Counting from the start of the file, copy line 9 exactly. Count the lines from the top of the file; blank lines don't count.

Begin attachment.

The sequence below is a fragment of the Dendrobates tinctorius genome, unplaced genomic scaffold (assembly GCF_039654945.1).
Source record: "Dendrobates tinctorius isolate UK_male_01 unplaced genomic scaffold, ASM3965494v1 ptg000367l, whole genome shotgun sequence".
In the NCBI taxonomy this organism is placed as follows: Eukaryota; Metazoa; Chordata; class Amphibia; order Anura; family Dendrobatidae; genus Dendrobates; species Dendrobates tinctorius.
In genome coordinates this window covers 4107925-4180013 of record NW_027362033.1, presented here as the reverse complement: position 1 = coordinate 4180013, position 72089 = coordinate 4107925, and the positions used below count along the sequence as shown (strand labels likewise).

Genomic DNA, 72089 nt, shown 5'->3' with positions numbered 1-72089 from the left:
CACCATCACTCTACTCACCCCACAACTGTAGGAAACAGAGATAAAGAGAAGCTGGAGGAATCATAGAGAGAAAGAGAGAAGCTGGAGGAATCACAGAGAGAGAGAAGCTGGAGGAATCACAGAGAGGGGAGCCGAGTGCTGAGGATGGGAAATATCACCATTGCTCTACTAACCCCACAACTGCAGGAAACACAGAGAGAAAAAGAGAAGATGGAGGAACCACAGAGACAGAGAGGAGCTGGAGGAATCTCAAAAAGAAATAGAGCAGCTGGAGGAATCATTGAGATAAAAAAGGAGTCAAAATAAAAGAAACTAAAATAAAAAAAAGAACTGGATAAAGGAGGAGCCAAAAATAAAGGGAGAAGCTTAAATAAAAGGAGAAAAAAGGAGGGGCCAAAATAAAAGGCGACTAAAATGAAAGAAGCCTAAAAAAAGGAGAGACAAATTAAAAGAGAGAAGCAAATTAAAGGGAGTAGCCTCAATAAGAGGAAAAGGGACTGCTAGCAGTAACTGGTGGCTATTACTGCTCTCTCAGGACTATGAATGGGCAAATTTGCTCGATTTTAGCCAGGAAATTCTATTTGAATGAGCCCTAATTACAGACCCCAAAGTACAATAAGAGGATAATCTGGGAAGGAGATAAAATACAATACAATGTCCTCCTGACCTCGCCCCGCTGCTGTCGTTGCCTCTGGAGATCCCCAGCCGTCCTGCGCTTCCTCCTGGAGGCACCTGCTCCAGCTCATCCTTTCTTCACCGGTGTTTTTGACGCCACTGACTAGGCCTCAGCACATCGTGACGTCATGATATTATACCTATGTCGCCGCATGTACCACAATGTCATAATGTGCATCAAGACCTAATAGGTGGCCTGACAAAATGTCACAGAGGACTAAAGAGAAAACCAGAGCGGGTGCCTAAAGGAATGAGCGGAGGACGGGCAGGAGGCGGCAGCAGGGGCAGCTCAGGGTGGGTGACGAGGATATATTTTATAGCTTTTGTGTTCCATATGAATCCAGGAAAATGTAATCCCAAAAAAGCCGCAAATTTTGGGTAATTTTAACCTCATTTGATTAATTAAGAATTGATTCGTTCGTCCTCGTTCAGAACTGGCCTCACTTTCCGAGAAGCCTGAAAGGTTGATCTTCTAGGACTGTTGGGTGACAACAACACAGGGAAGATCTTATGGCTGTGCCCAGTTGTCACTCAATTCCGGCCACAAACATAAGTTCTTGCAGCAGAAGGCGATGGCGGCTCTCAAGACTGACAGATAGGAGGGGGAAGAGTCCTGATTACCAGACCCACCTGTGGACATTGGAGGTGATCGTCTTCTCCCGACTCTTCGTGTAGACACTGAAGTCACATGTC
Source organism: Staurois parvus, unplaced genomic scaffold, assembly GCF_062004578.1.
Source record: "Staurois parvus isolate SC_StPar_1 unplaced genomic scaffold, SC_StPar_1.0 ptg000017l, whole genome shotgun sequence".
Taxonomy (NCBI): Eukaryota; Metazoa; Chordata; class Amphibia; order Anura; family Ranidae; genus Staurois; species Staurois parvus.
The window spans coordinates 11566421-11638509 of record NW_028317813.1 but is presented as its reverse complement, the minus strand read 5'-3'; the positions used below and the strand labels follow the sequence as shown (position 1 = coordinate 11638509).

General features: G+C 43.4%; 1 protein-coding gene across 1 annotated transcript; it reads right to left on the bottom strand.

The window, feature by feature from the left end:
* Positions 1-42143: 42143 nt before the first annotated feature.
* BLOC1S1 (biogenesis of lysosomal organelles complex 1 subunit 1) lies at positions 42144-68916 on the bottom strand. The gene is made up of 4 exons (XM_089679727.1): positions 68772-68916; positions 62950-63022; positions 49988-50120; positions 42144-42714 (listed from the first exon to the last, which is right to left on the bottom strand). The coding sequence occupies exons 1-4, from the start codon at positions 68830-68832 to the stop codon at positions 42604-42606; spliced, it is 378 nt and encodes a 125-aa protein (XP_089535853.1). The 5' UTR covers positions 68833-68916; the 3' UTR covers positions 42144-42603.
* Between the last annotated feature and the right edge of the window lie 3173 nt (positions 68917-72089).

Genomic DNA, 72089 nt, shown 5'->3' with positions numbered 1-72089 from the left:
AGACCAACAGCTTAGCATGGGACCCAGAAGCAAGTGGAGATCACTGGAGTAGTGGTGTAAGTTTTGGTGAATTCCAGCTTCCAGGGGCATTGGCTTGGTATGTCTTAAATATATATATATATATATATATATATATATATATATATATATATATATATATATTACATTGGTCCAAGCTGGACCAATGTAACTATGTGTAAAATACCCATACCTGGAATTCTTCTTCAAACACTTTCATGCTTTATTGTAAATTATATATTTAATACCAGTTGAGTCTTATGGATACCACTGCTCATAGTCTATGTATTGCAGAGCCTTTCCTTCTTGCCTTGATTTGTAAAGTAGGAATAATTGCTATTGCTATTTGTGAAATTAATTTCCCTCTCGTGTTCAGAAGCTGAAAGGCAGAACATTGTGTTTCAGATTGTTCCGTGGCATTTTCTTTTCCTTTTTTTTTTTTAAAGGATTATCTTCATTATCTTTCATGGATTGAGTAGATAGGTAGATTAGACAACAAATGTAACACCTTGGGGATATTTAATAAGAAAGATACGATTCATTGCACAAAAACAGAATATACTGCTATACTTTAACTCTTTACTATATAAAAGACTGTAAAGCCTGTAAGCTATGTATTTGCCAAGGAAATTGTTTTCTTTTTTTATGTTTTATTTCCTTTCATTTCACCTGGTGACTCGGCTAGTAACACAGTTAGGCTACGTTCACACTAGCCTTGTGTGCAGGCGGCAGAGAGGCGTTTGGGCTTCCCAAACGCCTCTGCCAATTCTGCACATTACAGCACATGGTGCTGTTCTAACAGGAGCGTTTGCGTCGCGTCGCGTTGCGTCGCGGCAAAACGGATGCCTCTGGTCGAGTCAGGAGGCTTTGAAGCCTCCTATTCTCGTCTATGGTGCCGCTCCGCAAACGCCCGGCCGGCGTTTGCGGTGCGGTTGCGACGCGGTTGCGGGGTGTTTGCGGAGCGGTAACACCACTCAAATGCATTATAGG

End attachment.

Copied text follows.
Taxonomy (NCBI): Eukaryota; Metazoa; Chordata; class Amphibia; order Anura; family Ranidae; genus Staurois; species Staurois parvus.